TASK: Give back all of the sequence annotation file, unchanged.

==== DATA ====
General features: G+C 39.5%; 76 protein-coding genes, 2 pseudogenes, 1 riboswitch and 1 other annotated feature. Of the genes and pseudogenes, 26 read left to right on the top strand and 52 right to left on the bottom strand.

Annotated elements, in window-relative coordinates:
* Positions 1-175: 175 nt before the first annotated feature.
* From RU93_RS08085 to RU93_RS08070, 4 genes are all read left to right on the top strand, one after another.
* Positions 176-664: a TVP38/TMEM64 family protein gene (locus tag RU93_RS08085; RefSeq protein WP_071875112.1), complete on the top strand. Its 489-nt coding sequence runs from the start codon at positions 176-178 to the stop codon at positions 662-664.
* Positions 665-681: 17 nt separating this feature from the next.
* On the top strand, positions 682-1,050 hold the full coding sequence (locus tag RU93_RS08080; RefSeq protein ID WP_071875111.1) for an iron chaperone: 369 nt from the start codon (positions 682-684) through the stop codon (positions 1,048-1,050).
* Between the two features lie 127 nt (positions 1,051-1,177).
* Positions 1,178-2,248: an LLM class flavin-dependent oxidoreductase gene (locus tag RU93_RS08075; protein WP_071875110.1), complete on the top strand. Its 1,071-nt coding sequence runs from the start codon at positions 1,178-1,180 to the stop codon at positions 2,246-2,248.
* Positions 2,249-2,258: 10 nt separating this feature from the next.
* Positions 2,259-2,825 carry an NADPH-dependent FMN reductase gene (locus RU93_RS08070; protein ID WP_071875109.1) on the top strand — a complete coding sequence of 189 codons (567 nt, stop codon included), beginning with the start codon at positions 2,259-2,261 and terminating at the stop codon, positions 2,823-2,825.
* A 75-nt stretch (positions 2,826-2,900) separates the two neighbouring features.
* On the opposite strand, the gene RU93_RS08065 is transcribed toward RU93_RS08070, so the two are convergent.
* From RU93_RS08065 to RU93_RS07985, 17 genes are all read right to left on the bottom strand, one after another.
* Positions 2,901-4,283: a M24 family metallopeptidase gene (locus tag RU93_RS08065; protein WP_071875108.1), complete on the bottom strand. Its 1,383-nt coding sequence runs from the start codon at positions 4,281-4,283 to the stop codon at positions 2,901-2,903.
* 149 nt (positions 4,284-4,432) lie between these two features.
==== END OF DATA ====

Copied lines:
General features: G+C 39.5%; 76 protein-coding genes, 2 pseudogenes, 1 riboswitch and 1 other annotated feature. Of the genes and pseudogenes, 26 read left to right on the top strand and 52 right to left on the bottom strand.

Annotated elements, in window-relative coordinates:
* Positions 1-175: 175 nt before the first annotated feature.
* From RU93_RS08085 to RU93_RS08070, 4 genes are all read left to right on the top strand, one after another.
* Positions 176-664: a TVP38/TMEM64 family protein gene (locus tag RU93_RS08085; RefSeq protein WP_071875112.1), complete on the top strand. Its 489-nt coding sequence runs from the start codon at positions 176-178 to the stop codon at positions 662-664.
* Positions 665-681: 17 nt separating this feature from the next.
* On the top strand, positions 682-1,050 hold the full coding sequence (locus tag RU93_RS08080; RefSeq protein ID WP_071875111.1) for an iron chaperone: 369 nt from the start codon (positions 682-684) through the stop codon (positions 1,048-1,050).
* Between the two features lie 127 nt (positions 1,051-1,177).
* Positions 1,178-2,248: an LLM class flavin-dependent oxidoreductase gene (locus tag RU93_RS08075; protein WP_071875110.1), complete on the top strand. Its 1,071-nt coding sequence runs from the start codon at positions 1,178-1,180 to the stop codon at positions 2,246-2,248.
* Positions 2,249-2,258: 10 nt separating this feature from the next.
* Positions 2,259-2,825 carry an NADPH-dependent FMN reductase gene (locus RU93_RS08070; protein ID WP_071875109.1) on the top strand — a complete coding sequence of 189 codons (567 nt, stop codon included), beginning with the start codon at positions 2,259-2,261 and terminating at the stop codon, positions 2,823-2,825.
* A 75-nt stretch (positions 2,826-2,900) separates the two neighbouring features.
* On the opposite strand, the gene RU93_RS08065 is transcribed toward RU93_RS08070, so the two are convergent.
* From RU93_RS08065 to RU93_RS07985, 17 genes are all read right to left on the bottom strand, one after another.
* Positions 2,901-4,283: a M24 family metallopeptidase gene (locus tag RU93_RS08065; protein WP_071875108.1), complete on the bottom strand. Its 1,383-nt coding sequence runs from the start codon at positions 4,281-4,283 to the stop codon at positions 2,901-2,903.
* 149 nt (positions 4,284-4,432) lie between these two features.